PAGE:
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Desire fuels spiralling fashion problems

 An abandoned garment factory in Phnom Penh is reclaimed by artists in a haunting exhibition that depicts the impact of the fashion industry on the environment. Photo credit Von Wong & Laura Francois, Clothing the Loop

An abandoned garment factory in Phnom Penh is reclaimed by artists in a haunting exhibition that depicts the impact of the fashion industry on the environment.
Photo credit Von Wong & Laura Francois, Clothing the Loop

Written by Tobey Chung, HK01

Can Hong Kong's cultural desert be transformed into a sustainable fashion oasis?

An abandoned garment factory in Phnom Penh is reclaimed by artists in a haunting exhibition that depicts the impact of the fashion industry on the environment.

Fashion – in essence – is the popular way of dressing among a particular group of people. By definition, it embodies cultural values as well as periodicity. I once heard that as a society becomes more and more culturally diverse, fashion trend cycles get shorter and shorter. It’s therefore ironic when we think about it – Hong Kong, infamous for its reputation as a cultural desert because of its lack of arts and cultural scene, has an

astonishingly short fashion cycle. According to the city’s latest waste statistics, Hong Kong discards approximately 125,195 tonnes of textiles per year[1] – that’s an equivalent of 16,908 garments going into our landfills every hour. What’s more shocking is that the average consumer now buys 60 per cent more clothing items per year and keeps them for about half as long as they did 15 years ago.[2] It turns out that Hong Kong’s attachment to clothing is comparable to its dwindling attention span in the Digital Age.

It is well known that the textile industry is one of the world’s most polluting industries. Production processes throughout its supply chain release large amounts of chemicals and greenhouse gases into our environment. What’s more, the rise of consumerism, and specifically fast fashion has led us into a crisis. Redress has spent more than a decade working to reduce textile waste in the fashion industry in a myriad of ways – inspiring designers to create fashion out of textile waste, promoting sustainable manufacturing, establishing clothing recycling programmes, as well as encouraging a secondhand clothing culture. All of Redress’ work promotes improvements along the fashion supply chain, while increasing environmental awareness among various stakeholders. It is unfortunate that for some, desire still takes precedence over environmental concerns.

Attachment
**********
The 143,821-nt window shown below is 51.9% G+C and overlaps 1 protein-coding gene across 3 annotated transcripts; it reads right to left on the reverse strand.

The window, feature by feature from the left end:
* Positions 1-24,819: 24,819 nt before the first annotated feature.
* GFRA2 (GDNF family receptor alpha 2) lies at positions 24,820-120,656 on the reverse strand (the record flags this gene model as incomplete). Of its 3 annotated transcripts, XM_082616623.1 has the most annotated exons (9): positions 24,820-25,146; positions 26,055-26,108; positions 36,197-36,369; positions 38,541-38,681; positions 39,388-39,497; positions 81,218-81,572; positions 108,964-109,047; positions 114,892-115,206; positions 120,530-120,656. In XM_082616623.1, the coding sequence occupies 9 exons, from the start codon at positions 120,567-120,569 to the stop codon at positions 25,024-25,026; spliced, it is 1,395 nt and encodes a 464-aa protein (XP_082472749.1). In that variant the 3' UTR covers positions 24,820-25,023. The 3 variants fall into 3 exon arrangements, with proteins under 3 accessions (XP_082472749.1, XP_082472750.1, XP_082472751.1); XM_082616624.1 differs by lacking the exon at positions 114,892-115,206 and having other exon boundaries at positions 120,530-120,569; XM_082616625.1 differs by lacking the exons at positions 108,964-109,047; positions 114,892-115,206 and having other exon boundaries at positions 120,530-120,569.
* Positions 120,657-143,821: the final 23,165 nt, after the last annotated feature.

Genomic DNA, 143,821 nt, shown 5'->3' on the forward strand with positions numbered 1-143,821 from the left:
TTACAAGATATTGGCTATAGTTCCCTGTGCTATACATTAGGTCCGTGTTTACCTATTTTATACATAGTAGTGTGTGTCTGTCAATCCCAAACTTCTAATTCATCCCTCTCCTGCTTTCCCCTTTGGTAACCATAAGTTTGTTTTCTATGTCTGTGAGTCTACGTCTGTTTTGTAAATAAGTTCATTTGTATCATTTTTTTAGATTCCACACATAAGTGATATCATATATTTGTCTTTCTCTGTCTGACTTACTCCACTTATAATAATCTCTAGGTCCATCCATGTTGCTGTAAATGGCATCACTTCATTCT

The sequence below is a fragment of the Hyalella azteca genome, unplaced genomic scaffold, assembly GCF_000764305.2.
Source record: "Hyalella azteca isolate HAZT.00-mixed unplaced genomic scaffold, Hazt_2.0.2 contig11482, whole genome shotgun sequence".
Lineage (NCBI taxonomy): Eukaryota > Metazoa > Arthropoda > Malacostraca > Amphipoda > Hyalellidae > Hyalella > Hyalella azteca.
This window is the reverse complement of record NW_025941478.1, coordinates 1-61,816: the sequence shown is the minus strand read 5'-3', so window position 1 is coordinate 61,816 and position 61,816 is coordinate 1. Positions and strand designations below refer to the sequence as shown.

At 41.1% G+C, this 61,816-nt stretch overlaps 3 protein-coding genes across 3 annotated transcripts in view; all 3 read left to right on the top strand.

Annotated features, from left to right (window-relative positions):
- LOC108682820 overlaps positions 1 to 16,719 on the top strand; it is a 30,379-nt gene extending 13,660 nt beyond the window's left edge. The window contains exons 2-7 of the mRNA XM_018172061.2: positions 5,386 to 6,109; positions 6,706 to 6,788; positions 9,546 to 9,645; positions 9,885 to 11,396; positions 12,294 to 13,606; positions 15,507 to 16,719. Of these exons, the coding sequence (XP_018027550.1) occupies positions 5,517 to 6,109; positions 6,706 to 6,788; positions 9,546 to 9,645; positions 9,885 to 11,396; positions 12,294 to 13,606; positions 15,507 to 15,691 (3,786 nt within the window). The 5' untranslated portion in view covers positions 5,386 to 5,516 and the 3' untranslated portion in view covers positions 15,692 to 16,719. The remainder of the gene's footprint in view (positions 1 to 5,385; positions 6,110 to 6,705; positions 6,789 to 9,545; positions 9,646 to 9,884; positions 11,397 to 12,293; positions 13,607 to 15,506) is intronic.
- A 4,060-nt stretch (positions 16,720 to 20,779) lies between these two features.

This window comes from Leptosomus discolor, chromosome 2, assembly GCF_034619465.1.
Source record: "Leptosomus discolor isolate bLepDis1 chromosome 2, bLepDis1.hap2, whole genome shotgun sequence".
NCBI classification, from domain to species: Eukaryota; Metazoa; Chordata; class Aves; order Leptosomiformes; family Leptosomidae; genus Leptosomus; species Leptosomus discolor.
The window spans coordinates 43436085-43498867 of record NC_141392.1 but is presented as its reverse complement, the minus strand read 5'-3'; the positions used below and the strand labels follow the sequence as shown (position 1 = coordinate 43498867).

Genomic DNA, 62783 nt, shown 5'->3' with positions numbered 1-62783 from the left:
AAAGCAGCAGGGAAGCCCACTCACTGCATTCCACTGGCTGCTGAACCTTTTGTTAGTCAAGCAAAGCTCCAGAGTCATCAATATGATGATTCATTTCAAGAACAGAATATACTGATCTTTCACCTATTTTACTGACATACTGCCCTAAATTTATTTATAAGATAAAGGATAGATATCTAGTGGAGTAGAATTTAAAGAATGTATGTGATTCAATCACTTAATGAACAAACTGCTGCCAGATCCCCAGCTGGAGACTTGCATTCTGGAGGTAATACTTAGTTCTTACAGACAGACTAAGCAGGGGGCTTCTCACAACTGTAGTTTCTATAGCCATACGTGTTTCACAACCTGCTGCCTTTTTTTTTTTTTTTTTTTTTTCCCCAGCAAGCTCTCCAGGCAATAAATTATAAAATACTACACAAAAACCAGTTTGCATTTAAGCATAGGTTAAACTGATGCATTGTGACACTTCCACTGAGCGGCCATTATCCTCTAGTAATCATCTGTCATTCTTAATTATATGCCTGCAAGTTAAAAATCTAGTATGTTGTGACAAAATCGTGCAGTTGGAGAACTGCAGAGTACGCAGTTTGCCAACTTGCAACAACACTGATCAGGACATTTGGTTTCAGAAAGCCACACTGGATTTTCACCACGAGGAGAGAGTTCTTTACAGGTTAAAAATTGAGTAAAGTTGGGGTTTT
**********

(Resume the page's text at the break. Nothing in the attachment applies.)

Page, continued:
Hong Kong is famed as a shoppers’ parade thanks to many global fashion brands vying to set up stores in the city, and with media constantly promoting consumption, it is natural for the general public to succumb to the temptation of buying. However, things must change. Hong Kong people need to have some self-control. For the sake of all our futures, we need to resist mainstream materialism and realise that shopping is not the only way to deal with daily stresses. When we take out our wallets at the cashdesk, evaluating whether it’s actually a need is a basic step to take. And instead of finding ways to store more and more things, why not first reconsider personal aesthetics and taste? We should consider the story behind each garment, including its production process. We show sympathy towards animal welfare; but clothing too has life – the production of each garment involves countless individuals. A spur of the moment purchase should not forget the workers who cash in their sweat to make our clothes. When we discard an item, are we not also ignoring the needs of those who are living in poverty?

There is hope - in Hong Kong and attitudes and outlooks are shifting. The multiple events taking place, the media and influencers, who are starting new conversations around ethical and environmental challenges and solutions available to us all are contributing to this awareness. object a first started working with Redress in 2017 for the ‘Get Redressed x Miele Clothing Drive’ - setting up collection points at the HK01 office and 01 space, as well as recruiting volunteers for the clothes sorting. As official digital media partner of the Redress Design Award 2018, we are thrilled to be part of this movement for change – and are bringing our readers with us. Global pollution is reaching critical levels, and along with consumers, this should serve as a wake-up call to the fashion industry – much of which operates out of Hong Kong. Could this be the start of a new cultural shift for fashion? My hope is on yes.

[1] Hong Kong SAR, Hong Kong Environmental Protection Department (2018) Monitoring of Solid Waste in Hong Kong - Waste Statistics for 2016

[2] McKinsey & Company (2016), Style that’s sustainable: A new fast-fashion formula

 object a, HK01 is a media partner of the Redress Design Award 2018


This article originally appeared in the Redress Design Award 2018 Magazine.

Hannah LaneHK01